Pottery and Social Life in Medieval England
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Pottery and Social Life in Medieval England

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ISBN-13:
9781782976608
Einband:
EPUB
Seiten:
160
Autor:
Jervis Ben Jervis
eBook Typ:
Adobe Digital Editions
eBook Format:
EPUB
Kopierschutz:
Adobe DRM [Hard-DRM]
Sprache:
Englisch
Beschreibung:

How can pottery studies contribute to the study of medieval archaeology? How do pots relate to documents, landscapes and identities? These are the questions addressed in this book which develops a new approach to the study of pottery in medieval archaeology. Utilising an interpretive framework which focuses upon the relationships between people, places and things, the effect of the production, consumption and discard of pottery is considered, to see pottery not as reflecting medieval life, but as one actor which contributed to the development of multiple experiences and realities in medieval England. By focussing on relationships we move away from viewing pottery simply as an object of study in its own right, to see it as a central component to developing understandings of medieval society. The case studies presented explore how we might use relational approaches to re-consider our approaches to medieval landscapes, overcome the methodological and theoretical divisions between documents and material culture and explore how the use of objects could have multiple implications for the formation and maintenance of identities. The use of this approach makes this book not only of interest to pottery specialists, but also to any archaeologist seeking to develop new interpretive approaches to medieval archaeology and the archaeological study of material culture.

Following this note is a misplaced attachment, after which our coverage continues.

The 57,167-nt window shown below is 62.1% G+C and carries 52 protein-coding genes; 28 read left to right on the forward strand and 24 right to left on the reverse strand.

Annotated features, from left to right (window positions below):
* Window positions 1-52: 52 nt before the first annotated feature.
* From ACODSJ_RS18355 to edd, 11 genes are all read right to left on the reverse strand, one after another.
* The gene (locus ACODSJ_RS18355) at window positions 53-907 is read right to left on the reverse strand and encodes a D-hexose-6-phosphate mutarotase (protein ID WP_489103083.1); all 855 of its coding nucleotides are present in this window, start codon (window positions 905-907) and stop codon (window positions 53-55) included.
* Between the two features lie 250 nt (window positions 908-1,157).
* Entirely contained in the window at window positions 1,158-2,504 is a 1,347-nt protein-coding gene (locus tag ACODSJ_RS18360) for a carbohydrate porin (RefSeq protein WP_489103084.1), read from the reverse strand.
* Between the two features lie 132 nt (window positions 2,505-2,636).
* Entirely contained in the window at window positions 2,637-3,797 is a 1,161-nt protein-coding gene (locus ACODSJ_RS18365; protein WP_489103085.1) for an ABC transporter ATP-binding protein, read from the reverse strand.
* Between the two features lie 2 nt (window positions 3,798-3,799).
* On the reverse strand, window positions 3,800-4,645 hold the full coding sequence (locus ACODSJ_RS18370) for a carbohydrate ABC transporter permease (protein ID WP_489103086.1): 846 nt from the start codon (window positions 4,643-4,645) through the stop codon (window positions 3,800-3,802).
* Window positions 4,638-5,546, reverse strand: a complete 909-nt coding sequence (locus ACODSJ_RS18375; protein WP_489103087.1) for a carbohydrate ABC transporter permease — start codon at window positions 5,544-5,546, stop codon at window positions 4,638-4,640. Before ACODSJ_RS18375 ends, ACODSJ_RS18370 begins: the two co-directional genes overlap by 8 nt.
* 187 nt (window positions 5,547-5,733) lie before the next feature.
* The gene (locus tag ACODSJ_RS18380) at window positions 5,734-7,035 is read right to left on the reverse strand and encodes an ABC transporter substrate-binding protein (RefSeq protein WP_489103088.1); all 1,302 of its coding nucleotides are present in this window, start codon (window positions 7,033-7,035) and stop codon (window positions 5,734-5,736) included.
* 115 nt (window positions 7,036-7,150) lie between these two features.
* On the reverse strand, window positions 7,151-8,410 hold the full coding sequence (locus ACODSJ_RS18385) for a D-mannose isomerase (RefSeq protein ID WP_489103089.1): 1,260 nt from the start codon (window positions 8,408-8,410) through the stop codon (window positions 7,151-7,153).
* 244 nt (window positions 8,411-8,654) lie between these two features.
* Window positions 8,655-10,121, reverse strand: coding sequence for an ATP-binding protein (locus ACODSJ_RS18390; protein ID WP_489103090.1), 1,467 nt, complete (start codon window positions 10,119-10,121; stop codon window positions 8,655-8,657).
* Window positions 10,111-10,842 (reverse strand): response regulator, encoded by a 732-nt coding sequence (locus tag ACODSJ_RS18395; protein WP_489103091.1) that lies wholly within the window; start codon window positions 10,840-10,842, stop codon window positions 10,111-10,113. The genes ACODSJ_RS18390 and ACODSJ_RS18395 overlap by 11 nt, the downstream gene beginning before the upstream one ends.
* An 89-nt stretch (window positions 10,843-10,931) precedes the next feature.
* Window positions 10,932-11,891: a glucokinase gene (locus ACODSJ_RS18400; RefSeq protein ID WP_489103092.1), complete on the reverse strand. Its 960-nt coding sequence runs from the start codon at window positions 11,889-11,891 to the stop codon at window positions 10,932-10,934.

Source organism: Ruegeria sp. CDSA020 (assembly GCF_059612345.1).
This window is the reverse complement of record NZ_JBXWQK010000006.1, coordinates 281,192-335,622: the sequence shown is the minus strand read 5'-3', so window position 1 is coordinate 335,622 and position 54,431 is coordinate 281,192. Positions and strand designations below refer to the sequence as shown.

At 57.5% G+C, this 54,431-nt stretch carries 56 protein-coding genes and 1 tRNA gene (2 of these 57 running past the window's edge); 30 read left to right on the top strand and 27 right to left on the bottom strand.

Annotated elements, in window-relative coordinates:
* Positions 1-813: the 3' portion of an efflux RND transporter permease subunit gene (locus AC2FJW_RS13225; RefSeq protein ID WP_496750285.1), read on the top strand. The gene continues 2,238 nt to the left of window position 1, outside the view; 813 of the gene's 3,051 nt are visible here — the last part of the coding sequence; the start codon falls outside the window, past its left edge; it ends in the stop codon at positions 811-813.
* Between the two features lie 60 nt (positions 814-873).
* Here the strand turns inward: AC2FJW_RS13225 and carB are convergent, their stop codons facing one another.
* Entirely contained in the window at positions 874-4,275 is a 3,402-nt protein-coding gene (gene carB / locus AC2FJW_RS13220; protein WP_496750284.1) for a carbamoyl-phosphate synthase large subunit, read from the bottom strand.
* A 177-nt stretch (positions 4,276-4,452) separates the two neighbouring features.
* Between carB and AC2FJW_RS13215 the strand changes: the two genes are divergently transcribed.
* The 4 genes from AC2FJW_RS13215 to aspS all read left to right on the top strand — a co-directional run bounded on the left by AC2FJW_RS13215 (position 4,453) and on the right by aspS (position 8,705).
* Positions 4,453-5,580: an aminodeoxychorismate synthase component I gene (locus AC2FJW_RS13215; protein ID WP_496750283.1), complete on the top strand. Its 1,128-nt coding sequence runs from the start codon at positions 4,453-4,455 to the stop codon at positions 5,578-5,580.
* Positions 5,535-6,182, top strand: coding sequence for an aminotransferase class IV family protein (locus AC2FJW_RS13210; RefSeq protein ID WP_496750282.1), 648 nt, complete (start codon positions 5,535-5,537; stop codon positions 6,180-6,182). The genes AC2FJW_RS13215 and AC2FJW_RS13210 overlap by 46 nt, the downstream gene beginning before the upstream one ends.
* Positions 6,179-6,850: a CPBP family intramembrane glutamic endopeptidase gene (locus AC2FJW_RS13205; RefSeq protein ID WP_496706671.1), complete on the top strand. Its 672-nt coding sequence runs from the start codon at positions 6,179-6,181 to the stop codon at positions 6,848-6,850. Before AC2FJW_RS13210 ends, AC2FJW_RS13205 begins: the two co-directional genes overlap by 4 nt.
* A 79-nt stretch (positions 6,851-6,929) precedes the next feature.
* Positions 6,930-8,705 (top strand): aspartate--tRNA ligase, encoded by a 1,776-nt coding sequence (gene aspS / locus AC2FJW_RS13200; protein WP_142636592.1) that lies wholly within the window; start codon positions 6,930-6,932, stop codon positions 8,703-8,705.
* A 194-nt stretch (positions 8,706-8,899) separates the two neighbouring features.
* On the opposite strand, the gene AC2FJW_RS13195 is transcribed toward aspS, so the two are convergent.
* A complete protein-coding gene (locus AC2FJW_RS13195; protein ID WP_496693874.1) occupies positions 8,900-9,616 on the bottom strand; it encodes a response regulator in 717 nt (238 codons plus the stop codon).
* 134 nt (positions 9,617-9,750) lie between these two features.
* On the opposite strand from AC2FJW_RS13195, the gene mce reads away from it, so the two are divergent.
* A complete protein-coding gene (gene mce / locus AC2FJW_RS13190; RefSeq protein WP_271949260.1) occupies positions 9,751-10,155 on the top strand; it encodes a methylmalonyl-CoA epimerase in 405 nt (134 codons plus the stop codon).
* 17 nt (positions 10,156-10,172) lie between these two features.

How can pottery studies contribute to the study of medieval archaeology? How do pots relate to documents, landscapes and identities? These are the questions addressed in this book which develops a new approach to the study of pottery in medieval archaeology. Utilising an interpretive framework which focuses upon the relationships between people, places and things, the effect of the production, consumption and discard of pottery is considered, to see pottery not as reflecting medieval life, but as one actor which contributed to the development of multiple experiences and realities in medieval England. By focussing on relationships we move away from viewing pottery simply as an object of study in its own right, to see it as a central component to developing understandings of medieval society. The case studies presented explore how we might use relational approaches to re-consider our approaches to medieval landscapes, overcome the methodological and theoretical divisions between documents and material culture and explore how the use of objects could have multiple implications for the formation and maintenance of identities. The use of this approach makes this book not only of interest to pottery specialists, but also to any archaeologist seeking to develop new interpretive approaches to medieval archaeology and the archaeological study of material culture.